A beautiful burger
The exquisite “Jazz Burger” from Jitlada, named for the restaurant’s charismatic proprietor, Sarintip “Jazz” Singsanong. The East Hollywood southern Thai restaurant is on the 101 list.
(Mariah Tauger/Los Angeles Times)

Dangerous COVID-19 surge leads to hard shutdown of L.A. public schools: Los Angeles campuses will shut down completely beginning Thursday for all in-person tutoring and special services, as prospects for fully reopening the nation’s second-largest school district recede further into 2021. The new shutdown will fall hard on students with special needs — those who had made it back to campuses for services. Los Angeles Times

Warner Bros.’ streaming move raises big financial questions in Hollywood: If studios are no longer trying to maximize ticket sales, what will that mean for often lucrative pay packages tied to a film’s performance in theaters? New York Times

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President-elect Joe Biden named L.A. Mayor Eric Garcetti as one of five co-chairs for his upcoming inauguration. Meanwhile, daily protests organized by Black Lives Matter continue outside the mayor’s residence, with the aim of dissuading the incoming Biden administration from appointing Garcetti to any federal post. Associated Press

Fresno officials are expected to name an Oklahoma City deputy chief as the city’s next police chief. Sources tell the Bee that Paco Balderrama has been in Fresno shopping for a home and that the announcement will come Tuesday. Fresno Bee

San Francisco Health Officer Tomás Aragón will head the California Department of Public Health. The appointment comes after the department’s prior leader, Dr. Sonia Angell, abruptly announced her resignation in August. San Francisco Chronicle


Bank of America estimated Monday that fraud in California’s unemployment benefits system could total $2 billion and said it has identified 640,000 accounts with suspicious activity that should be investigated to determine whether they are bogus and should be shut down. Los Angeles Times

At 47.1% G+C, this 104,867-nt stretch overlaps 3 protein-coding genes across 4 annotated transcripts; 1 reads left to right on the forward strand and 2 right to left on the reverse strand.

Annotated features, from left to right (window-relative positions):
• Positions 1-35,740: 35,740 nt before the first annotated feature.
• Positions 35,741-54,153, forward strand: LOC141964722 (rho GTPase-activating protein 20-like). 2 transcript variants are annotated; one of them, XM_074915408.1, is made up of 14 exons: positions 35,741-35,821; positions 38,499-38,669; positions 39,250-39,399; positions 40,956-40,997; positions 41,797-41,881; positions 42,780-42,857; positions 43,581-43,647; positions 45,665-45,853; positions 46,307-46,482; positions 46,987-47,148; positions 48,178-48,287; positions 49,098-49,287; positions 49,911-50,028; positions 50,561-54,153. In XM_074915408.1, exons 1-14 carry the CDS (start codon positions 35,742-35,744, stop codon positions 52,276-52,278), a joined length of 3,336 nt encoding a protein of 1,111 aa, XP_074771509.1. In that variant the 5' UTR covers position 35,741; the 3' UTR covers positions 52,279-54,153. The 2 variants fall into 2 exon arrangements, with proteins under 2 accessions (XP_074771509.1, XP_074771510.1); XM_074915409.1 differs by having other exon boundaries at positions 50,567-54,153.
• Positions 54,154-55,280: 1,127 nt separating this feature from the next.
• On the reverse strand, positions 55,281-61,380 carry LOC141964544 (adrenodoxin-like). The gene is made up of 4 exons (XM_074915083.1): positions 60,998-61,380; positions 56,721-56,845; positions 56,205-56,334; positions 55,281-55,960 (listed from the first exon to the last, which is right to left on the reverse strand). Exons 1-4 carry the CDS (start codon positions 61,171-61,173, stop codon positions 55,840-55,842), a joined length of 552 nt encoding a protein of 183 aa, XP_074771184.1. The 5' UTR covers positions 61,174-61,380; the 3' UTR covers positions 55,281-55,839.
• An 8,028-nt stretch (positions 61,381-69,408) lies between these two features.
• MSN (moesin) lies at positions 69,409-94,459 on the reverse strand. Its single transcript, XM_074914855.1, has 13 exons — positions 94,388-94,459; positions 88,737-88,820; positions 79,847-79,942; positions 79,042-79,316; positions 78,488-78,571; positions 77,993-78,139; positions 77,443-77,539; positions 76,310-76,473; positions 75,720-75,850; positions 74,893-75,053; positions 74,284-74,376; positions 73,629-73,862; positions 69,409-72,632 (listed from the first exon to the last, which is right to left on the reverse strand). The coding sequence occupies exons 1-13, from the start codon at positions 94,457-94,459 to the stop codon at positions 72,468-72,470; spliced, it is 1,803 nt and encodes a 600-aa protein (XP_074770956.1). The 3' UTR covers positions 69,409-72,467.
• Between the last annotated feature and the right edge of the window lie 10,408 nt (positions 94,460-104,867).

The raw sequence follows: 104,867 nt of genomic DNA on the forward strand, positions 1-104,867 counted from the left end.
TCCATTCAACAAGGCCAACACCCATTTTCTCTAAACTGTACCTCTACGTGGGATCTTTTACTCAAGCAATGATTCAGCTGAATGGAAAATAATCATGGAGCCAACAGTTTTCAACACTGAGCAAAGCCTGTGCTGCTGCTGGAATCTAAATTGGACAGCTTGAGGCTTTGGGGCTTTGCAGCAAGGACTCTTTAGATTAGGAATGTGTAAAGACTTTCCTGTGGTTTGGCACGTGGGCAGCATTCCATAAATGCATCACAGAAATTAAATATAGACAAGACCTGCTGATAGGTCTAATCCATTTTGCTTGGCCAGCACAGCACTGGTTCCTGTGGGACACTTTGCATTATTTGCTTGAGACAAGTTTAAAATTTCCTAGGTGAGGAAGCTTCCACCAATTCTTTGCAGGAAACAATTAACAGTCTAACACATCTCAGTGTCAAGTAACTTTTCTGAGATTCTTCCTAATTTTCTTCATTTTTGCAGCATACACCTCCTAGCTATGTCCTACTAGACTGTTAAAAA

The Trump administration chose to not lock in a chance to buy millions of additional doses of the Pfizer coronavirus vaccine over the summer, a decision that could delay the delivery of a second batch of doses until manufacturer Pfizer fulfills other international contracts. Associated Press

Britain on Tuesday became the first Western country to start inoculating its residents against the coronavirus, embarking on a mass vaccination campaign that other countries will watch closely. It began with a 90-year-old who received the first shot of Pfizer’s vaccine. Los Angeles Times

[See also: “Two vaccines might get emergency approval this month. Here’s what you need to know” in the Los Angeles Times]


Tempers flare as Southern California restaurants push back on outdoor dining ban: The new regulations capped a tumultuous weekend for restaurant owners and government officials. Los Angeles Times

Elon Musk has moved his private Musk Foundation to Texas, fanning relocation speculation. Musk’s SpaceX already has two facilities in Texas, and Tesla is building an assembly plant in Austin. Bloomberg

From the annals of pandemic hobbies: Previously on the decline, hunting and fishing have seen a California resurgence in recent months. Cap Radio

Homesick for the holidays? These Bay Area restaurants and bakeries ship nationwide. SF Gate

A poem to start your Tuesday: “The Promise We Live By” by Simon Ortiz. Poetry Foundation

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Los Angeles: partly sunny, 81. San Diego: partly sunny, 75. San Francisco: sunny, 64. San Jose: sunny, 70. Fresno: sunny, 64. Sacramento: sunny, 66. More weather is here.


Today’s California memory comes from Katey Johansen:

I was 16 years old when my dad took me to the L.A. auto dealer’s regular car auction to buy a car. In a sea of cars of all makes and models, I kept sitting in fancy sport cars or convertibles, but he bought me an old manual-drive Toyota. I didn’t know how to drive a manual car. When I told him, he handed me the keys and said, “You’ll learn. See you at home.” We lived in Orange County, so with basic instructions I quickly (and clumsily) learned to navigate the streets of L.A. and got home.

If you have a memory or story about the Golden State, share it with us. (Please keep your story to 100 words.)

Please let us know what we can do to make this newsletter more useful to you. Send comments, complaints, ideas and unrelated book recommendations to Julia Wick. Follow her on Twitter @Sherlyholmes.